“You got to look at their perspective too. I think for them, they see injured people all the time. (In Canada) people might say ‘sure we’ll help’ but (in Africa) they see that stuff all the time so it’s no big deal.”

Still the crew refused to give up what may have been Joe’s only chance of survival and tried to convince them to cooperate by offering them money.

“In the end I wound up taking the keys from the ignition of the truck and said ‘you guys can either help us or I’m going to throw your keys into the field. We settled on $50 dollars each U.S. and all they were going to do was drive us ten kilometres backwards to the little clinic.”

The drivers accepted, and even showed a compassion that exceeded the crew’s expectations.
“In the end they drove past that clinic and actually drove us 30 km to a better one, so these guys did their part, it just took a little encouragement,” said Gatensby.

When they arrived at the better clinic there were 40-50 locals already waiting for treatment. The clinic was understaffed with one nurse and no doctor. Because of this there was a spare room that was unused, but locked. The nurse had said they could use the room, but she didn’t have a key.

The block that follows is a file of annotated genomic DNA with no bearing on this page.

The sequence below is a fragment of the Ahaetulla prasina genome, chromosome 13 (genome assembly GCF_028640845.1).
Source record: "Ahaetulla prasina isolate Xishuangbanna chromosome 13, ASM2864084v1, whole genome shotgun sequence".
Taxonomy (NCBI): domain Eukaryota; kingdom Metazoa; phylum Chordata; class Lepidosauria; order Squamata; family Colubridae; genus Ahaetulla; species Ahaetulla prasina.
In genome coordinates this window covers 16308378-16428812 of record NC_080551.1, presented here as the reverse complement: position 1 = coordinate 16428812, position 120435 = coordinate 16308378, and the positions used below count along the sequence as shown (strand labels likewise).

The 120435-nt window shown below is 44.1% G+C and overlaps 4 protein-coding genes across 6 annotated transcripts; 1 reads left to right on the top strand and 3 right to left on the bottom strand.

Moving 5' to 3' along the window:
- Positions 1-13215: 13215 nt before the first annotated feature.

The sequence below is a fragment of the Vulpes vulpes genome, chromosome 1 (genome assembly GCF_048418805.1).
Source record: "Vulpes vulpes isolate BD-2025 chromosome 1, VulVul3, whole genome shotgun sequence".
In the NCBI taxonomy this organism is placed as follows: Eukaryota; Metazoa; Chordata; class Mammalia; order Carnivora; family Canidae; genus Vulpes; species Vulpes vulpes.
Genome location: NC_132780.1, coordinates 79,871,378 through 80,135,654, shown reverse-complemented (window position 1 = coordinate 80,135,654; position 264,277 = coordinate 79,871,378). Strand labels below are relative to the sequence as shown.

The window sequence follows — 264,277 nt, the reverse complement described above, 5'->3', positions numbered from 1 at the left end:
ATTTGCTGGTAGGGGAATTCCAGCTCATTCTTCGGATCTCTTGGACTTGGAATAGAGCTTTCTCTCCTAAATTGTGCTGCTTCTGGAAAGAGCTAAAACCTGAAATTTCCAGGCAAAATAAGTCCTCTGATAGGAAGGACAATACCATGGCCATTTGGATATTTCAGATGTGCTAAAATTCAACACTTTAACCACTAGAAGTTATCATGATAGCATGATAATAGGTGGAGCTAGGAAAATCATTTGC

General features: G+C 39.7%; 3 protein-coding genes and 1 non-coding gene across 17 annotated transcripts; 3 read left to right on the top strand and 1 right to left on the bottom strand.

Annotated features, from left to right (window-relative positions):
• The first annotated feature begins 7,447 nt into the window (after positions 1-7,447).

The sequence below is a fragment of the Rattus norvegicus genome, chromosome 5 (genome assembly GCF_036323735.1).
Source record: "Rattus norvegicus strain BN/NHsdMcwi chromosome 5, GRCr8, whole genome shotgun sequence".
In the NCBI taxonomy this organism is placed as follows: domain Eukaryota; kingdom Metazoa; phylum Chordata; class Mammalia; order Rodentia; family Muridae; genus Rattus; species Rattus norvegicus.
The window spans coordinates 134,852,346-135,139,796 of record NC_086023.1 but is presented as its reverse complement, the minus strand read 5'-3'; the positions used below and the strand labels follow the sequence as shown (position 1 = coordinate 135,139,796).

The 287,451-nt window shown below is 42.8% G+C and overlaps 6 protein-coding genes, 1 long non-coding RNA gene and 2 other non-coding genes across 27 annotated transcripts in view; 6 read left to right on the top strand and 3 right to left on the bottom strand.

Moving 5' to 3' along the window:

“There was this big huge Aussie Rules rugby player, a big guy named Scott, 280 pounds, 6’7. I said ‘Scott, break in the door,” said Gatensby.

The locals looked curiously at the tourists breaking into the clinic, with Scott ramming his full weight at the door until he finally burst through.

From there they were able to clean Joe up and stop the bleeding. To clean the wounds Gatensby and the passengers cut open IV bags and used them as sterile water. The clinic had no stitches and no medicines.